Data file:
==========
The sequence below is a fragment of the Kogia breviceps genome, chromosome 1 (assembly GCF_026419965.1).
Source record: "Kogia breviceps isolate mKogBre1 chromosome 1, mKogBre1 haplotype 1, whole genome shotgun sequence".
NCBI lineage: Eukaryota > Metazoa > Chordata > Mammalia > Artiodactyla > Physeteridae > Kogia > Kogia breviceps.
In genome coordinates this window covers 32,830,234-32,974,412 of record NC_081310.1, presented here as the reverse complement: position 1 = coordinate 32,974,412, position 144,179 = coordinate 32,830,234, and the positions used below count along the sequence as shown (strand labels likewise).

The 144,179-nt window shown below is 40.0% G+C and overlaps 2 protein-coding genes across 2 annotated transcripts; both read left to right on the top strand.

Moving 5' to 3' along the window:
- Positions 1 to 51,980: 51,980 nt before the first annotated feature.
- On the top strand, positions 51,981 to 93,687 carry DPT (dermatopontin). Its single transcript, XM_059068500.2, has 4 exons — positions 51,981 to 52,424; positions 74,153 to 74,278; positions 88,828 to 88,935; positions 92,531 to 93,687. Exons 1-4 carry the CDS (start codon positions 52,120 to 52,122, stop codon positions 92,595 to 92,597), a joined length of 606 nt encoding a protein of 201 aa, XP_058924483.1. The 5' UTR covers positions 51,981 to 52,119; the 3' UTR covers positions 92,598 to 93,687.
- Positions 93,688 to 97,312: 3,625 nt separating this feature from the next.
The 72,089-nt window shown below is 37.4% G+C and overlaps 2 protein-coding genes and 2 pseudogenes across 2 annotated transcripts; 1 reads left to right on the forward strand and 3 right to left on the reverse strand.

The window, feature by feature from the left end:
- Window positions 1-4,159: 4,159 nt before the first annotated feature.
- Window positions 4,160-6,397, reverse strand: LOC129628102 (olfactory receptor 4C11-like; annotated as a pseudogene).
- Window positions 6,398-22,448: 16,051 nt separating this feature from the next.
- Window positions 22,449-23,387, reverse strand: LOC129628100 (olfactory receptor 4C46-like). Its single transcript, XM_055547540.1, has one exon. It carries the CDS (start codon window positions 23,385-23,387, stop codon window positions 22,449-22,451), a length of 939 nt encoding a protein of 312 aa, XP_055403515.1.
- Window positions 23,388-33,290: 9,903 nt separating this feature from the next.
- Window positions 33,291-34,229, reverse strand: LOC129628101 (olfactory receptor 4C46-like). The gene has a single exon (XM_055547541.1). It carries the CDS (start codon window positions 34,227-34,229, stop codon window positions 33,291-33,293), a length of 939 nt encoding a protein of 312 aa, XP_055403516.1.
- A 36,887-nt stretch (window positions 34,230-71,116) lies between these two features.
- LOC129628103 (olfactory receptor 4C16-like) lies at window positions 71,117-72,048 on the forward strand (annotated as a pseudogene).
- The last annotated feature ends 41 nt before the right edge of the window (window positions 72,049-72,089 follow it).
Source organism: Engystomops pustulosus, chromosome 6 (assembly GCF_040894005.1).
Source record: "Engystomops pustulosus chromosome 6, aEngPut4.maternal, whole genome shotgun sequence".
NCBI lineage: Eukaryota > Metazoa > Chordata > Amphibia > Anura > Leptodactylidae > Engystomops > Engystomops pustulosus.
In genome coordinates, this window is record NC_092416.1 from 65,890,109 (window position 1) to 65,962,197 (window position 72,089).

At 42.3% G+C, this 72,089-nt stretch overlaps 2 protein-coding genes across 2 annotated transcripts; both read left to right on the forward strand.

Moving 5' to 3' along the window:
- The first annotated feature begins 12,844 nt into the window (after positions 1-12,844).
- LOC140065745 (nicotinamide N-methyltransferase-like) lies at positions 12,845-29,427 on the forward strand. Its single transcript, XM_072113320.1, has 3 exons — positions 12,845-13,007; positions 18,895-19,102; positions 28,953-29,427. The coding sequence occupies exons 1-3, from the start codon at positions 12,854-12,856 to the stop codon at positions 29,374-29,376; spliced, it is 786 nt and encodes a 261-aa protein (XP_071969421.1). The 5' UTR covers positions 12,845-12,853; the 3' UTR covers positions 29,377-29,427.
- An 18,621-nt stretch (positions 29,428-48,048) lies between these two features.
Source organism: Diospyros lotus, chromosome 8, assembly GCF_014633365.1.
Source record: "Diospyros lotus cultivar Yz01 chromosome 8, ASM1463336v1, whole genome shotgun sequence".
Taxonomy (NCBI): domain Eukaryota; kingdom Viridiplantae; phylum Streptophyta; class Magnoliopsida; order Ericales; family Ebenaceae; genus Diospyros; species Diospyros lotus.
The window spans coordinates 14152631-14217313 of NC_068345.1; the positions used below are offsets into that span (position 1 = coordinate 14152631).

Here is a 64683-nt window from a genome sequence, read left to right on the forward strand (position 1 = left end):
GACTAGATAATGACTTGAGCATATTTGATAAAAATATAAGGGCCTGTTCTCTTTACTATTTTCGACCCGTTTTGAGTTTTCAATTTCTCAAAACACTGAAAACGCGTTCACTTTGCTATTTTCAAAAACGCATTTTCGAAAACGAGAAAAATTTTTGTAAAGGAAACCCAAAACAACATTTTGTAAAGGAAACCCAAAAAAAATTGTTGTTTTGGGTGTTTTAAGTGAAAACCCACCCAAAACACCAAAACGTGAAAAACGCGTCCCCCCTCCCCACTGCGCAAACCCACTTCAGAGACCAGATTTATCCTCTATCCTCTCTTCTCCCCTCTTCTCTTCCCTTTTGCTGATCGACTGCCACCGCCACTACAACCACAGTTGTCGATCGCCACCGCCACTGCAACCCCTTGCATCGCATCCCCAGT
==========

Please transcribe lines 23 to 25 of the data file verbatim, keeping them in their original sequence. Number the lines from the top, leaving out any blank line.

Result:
NCBI lineage: Eukaryota > Metazoa > Chordata > Amphibia > Anura > Leptodactylidae > Engystomops > Engystomops pustulosus.
In genome coordinates, this window is record NC_092416.1 from 65,890,109 (window position 1) to 65,962,197 (window position 72,089).

At 42.3% G+C, this 72,089-nt stretch overlaps 2 protein-coding genes across 2 annotated transcripts; both read left to right on the forward strand.